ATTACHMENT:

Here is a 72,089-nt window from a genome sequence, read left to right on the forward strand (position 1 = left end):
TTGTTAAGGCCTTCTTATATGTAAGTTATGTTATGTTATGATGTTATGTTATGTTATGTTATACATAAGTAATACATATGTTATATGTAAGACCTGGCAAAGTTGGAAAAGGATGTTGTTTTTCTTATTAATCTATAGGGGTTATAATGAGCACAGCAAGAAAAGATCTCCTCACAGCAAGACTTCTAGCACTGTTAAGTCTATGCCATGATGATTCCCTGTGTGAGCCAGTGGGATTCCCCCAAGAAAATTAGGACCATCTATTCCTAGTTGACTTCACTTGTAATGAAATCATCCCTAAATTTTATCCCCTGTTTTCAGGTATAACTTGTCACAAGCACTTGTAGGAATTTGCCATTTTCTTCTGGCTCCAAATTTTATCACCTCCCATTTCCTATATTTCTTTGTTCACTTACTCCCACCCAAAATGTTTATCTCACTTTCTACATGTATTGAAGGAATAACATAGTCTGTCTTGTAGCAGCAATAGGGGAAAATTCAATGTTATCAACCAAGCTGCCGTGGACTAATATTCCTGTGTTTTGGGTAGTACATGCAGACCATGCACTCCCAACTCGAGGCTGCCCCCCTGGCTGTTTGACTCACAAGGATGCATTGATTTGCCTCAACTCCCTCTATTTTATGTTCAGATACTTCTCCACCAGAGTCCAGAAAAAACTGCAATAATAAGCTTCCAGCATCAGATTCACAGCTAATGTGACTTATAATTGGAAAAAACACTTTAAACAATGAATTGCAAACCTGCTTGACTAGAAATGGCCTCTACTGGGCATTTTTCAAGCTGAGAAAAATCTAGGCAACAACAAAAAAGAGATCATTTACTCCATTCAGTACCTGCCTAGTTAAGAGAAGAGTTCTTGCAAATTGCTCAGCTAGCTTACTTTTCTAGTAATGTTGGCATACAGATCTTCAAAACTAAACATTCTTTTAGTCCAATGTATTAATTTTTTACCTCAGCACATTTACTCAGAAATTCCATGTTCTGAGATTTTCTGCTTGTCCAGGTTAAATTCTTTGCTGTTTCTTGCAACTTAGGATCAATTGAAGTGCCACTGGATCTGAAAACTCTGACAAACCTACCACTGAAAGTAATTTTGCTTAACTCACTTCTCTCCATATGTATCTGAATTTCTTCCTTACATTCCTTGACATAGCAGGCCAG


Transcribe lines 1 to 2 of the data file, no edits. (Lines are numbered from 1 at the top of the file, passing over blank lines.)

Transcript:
Here is a 72,089-nt window from a genome sequence, read left to right on the forward strand (position 1 = left end):
TTGTTAAGGCCTTCTTATATGTAAGTTATGTTATGTTATGATGTTATGTTATGTTATGTTATACATAAGTAATACATATGTTATATGTAAGACCTGGCAAAGTTGGAAAAGGATGTTGTTTTTCTTATTAATCTATAGGGGTTATAATGAGCACAGCAAGAAAAGATCTCCTCACAGCAAGACTTCTAGCACTGTTAAGTCTATGCCATGATGATTCCCTGTGTGAGCCAGTGGGATTCCCCCAAGAAAATTAGGACCATCTATTCCTAGTTGACTTCACTTGTAATGAAATCATCCCTAAATTTTATCCCCTGTTTTCAGGTATAACTTGTCACAAGCACTTGTAGGAATTTGCCATTTTCTTCTGGCTCCAAATTTTATCACCTCCCATTTCCTATATTTCTTTGTTCACTTACTCCCACCCAAAATGTTTATCTCACTTTCTACATGTATTGAAGGAATAACATAGTCTGTCTTGTAGCAGCAATAGGGGAAAATTCAATGTTATCAACCAAGCTGCCGTGGACTAATATTCCTGTGTTTTGGGTAGTACATGCAGACCATGCACTCCCAACTCGAGGCTGCCCCCCTGGCTGTTTGACTCACAAGGATGCATTGATTTGCCTCAACTCCCTCTATTTTATGTTCAGATACTTCTCCACCAGAGTCCAGAAAAAACTGCAATAATAAGCTTCCAGCATCAGATTCACAGCTAATGTGACTTATAATTGGAAAAAACACTTTAAACAATGAATTGCAAACCTGCTTGACTAGAAATGGCCTCTACTGGGCATTTTTCAAGCTGAGAAAAATCTAGGCAACAACAAAAAAGAGATCATTTACTCCATTCAGTACCTGCCTAGTTAAGAGAAGAGTTCTTGCAAATTGCTCAGCTAGCTTACTTTTCTAGTAATGTTGGCATACAGATCTTCAAAACTAAACATTCTTTTAGTCCAATGTATTAATTTTTTACCTCAGCACATTTACTCAGAAATTCCATGTTCTGAGATTTTCTGCTTGTCCAGGTTAAATTCTTTGCTGTTTCTTGCAACTTAGGATCAATTGAAGTGCCACTGGATCTGAAAACTCTGACAAACCTACCACTGAAAGTAATTTTGCTTAACTCACTTCTCTCCATATGTATCTGAATTTCTTCCTTACATTCCTTGACATAGCAGGCCAG